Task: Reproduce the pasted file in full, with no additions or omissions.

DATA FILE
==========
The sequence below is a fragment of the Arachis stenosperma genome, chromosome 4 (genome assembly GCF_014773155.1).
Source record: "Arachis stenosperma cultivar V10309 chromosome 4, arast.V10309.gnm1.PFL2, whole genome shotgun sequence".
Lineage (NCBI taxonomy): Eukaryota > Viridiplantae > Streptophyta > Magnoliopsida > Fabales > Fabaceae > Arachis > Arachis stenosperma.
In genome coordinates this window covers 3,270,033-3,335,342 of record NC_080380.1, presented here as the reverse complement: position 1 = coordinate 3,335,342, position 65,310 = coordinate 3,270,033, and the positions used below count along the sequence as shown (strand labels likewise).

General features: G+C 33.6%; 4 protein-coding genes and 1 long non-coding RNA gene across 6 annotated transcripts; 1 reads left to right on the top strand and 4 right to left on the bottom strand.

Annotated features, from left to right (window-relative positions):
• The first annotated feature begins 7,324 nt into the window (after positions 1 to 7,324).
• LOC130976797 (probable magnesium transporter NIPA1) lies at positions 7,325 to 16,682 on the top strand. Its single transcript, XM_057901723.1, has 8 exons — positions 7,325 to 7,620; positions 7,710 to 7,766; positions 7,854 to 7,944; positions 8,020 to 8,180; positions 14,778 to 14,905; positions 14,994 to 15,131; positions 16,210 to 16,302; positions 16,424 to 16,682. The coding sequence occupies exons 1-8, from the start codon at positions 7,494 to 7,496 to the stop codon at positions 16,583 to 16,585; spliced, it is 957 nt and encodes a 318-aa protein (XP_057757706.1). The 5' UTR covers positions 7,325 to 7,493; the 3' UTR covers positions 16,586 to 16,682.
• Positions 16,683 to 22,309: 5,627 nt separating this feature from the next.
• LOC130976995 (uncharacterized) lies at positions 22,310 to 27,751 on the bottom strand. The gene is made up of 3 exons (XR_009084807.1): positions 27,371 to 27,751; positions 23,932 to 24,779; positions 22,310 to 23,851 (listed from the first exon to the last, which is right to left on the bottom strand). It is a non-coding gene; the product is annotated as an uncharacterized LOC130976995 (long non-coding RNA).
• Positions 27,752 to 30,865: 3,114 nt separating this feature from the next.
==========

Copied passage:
The sequence below is a fragment of the Arachis stenosperma genome, chromosome 4 (genome assembly GCF_014773155.1).
Source record: "Arachis stenosperma cultivar V10309 chromosome 4, arast.V10309.gnm1.PFL2, whole genome shotgun sequence".
Lineage (NCBI taxonomy): Eukaryota > Viridiplantae > Streptophyta > Magnoliopsida > Fabales > Fabaceae > Arachis > Arachis stenosperma.
In genome coordinates this window covers 3,270,033-3,335,342 of record NC_080380.1, presented here as the reverse complement: position 1 = coordinate 3,335,342, position 65,310 = coordinate 3,270,033, and the positions used below count along the sequence as shown (strand labels likewise).

General features: G+C 33.6%; 4 protein-coding genes and 1 long non-coding RNA gene across 6 annotated transcripts; 1 reads left to right on the top strand and 4 right to left on the bottom strand.

Annotated features, from left to right (window-relative positions):
• The first annotated feature begins 7,324 nt into the window (after positions 1 to 7,324).
• LOC130976797 (probable magnesium transporter NIPA1) lies at positions 7,325 to 16,682 on the top strand. Its single transcript, XM_057901723.1, has 8 exons — positions 7,325 to 7,620; positions 7,710 to 7,766; positions 7,854 to 7,944; positions 8,020 to 8,180; positions 14,778 to 14,905; positions 14,994 to 15,131; positions 16,210 to 16,302; positions 16,424 to 16,682. The coding sequence occupies exons 1-8, from the start codon at positions 7,494 to 7,496 to the stop codon at positions 16,583 to 16,585; spliced, it is 957 nt and encodes a 318-aa protein (XP_057757706.1). The 5' UTR covers positions 7,325 to 7,493; the 3' UTR covers positions 16,586 to 16,682.
• Positions 16,683 to 22,309: 5,627 nt separating this feature from the next.
• LOC130976995 (uncharacterized) lies at positions 22,310 to 27,751 on the bottom strand. The gene is made up of 3 exons (XR_009084807.1): positions 27,371 to 27,751; positions 23,932 to 24,779; positions 22,310 to 23,851 (listed from the first exon to the last, which is right to left on the bottom strand). It is a non-coding gene; the product is annotated as an uncharacterized LOC130976995 (long non-coding RNA).
• Positions 27,752 to 30,865: 3,114 nt separating this feature from the next.